“In my experience, affirmations are most powerful when they also acknowledge how unpleasant reality can be. I want affirmations that can meet me in the pit of hopelessness and despair to lift me up a little, not ones that ask me to wish or believe my way out.” Source: https://kaylarosenzines.com/2016/10/22/my-zines/

Learn More

Esty: http://kaylarosenzines.etsy.com/

Instagram: http://instagram.com/kaylarosenzines

Patreon: https://www.patreon.com/kaylarosenzines/posts

Twitter: https://twitter.com/kaylarosenzines

Tumblr: https://kaylarosenzines.tumblr.com/#_=_

Website: https://kaylarosenzines.com/



Sacred Spiritual Growth

Spiritual Disillusionment

For a time, I naively though I’d settled the question of finding my spiritual home in Goddess Spirituality. However, as I’ve really started setting the place up, opening locked doors and peering behind cabinets, I’ve stumbled upon a messy and foul-smelling cellar which I will start to examine for today’s #SacredSpiritualGrowth Saturday. The incense and sage of newness and excitement is now permeated with the stench of unprocessed bias in my house. And the longer I sit in disappointment, the more I see the tunnels of racism, classism and other worms of decay in myself.

I view what I’m undergoing as a developmental progression. I had a “honeymoon” period of learning new concepts and meeting new people, during which everything seemed polished and crisp. Over time, as with any human endeavor, the cracks and dampness started to show. In my particular case, the largest fissure, running straight through the center, is the belief that people should not be allowed to self-identify as womxn and should be excluded if they do not fit certain characteristics. There are also issues such as a lack of appreciation for intersectionality, and, in some corners, a heavy emphasis on either following the Goddesses of Northern Europe or on mixing and matching elements of various cultures without deep attention to their contextual meaning. In the wider Mind-Body-Spirit world, a large portion of the classes, courses and resources, aimed mostly at womxn, are allocated only to those with hundreds or thousands of dollars of disposable income. All is not “love and light” indeed.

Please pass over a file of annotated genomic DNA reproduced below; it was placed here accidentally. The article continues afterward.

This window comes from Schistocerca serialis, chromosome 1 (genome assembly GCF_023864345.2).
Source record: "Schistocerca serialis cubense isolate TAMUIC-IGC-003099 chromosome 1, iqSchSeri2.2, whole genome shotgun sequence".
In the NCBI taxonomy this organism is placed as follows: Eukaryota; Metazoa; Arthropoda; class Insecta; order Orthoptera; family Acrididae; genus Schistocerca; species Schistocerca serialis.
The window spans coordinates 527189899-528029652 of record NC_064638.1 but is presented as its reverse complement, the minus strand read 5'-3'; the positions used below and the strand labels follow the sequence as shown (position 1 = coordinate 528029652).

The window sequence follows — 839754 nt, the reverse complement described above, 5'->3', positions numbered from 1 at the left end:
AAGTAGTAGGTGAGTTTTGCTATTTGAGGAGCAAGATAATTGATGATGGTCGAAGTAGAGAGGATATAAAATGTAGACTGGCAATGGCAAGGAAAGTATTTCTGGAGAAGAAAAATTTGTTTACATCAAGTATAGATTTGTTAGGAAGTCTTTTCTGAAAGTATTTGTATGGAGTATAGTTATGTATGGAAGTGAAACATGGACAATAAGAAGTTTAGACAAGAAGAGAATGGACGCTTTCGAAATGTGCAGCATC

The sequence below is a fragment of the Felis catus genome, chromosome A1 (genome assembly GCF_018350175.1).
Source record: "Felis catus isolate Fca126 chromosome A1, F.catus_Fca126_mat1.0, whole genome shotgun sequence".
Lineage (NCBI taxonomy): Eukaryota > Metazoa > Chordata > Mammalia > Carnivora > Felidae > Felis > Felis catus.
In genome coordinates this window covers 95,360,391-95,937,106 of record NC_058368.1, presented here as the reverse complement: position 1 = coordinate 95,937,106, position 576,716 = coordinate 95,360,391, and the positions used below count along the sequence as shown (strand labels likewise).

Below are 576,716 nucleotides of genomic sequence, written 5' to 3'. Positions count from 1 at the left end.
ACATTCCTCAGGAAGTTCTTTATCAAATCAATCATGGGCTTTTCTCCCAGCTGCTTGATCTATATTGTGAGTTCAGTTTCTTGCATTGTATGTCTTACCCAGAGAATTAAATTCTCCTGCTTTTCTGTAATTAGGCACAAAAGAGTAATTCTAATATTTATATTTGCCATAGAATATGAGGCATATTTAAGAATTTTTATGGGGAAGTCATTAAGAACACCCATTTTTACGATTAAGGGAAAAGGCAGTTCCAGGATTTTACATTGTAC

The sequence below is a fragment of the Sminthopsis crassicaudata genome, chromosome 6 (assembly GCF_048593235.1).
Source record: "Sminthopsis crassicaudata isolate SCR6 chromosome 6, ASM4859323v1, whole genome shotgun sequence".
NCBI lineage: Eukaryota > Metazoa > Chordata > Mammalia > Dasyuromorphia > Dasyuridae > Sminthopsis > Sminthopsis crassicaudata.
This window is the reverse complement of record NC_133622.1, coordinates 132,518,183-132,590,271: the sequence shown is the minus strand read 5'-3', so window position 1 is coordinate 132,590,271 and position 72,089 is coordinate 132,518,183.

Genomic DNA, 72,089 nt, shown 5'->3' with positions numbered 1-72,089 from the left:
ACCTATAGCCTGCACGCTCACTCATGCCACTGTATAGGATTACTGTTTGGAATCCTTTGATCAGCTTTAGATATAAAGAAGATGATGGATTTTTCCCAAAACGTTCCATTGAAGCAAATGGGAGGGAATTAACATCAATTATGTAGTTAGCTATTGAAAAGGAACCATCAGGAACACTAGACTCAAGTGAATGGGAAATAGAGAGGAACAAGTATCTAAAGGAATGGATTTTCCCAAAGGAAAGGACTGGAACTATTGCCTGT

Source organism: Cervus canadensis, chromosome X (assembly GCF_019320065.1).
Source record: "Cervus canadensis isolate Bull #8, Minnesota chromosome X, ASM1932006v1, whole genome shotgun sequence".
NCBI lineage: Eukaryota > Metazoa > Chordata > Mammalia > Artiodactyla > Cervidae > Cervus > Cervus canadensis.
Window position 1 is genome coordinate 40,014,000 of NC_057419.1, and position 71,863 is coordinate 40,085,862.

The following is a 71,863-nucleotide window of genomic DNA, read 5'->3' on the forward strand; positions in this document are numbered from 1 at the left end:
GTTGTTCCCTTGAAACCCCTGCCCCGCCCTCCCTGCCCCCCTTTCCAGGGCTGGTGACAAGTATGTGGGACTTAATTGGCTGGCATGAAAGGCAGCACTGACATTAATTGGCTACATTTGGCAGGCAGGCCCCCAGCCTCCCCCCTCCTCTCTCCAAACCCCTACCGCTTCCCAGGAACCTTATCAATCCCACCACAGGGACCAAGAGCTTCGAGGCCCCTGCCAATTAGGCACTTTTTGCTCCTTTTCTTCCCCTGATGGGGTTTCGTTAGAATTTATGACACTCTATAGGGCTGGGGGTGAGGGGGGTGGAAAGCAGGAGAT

My personal reflections on my experience thus far include:

Consider Renovation Rather Than Relocation

As I described above, finding the cellar crammed with ugliness caused me to want to escape. I care too much and feel too connected to Goddess to do that, though. I know this is my spiritual home. I’ve determined it’s time to contribute, on an individual and collective level, to sorting the mess and remaking the areas that aren’t life-giving.

If you’ve read my blog for any time, you’ve known me to be very concrete in my way of being. So, I am simultaneously digging more into minimalism and slow living in order to make my physical existence a reflection of my inner world (or is it the other way around)? Goddess Spirituality can be made more inclusive, affirming and those of us who practice it can go a lot further in our stance of solidarity; the same is true of the greater feminist and mind-body-spirit worlds. I am but one of many who are doing the work.

Go Deeper

I have been aware for some time of my specific spiritual calling, which is to help myself and others fully embrace all aspects of ourselves in a way that moves beyond shaming and blaming. One of the most helpful framings of bigotry in all its faces that I’ve encountered is to see it as Shadow. I absolutely experience this in myself; I’ve given surface recognition to my areas of bias but encounter a wall of shame when I try to go further. There is an internal voice inviting me toward this impasse, to sit with it and, together, from what is hidden and what I know, to dismantle it brick by brick. I’ve written previously of my inability to see my own hidden potential and mystery; I think it is likely across the way from these unexplored badlands. The light-bulb moment of recognition that my calling aligns directly with my disillusionment roots me in my purpose.

Take It In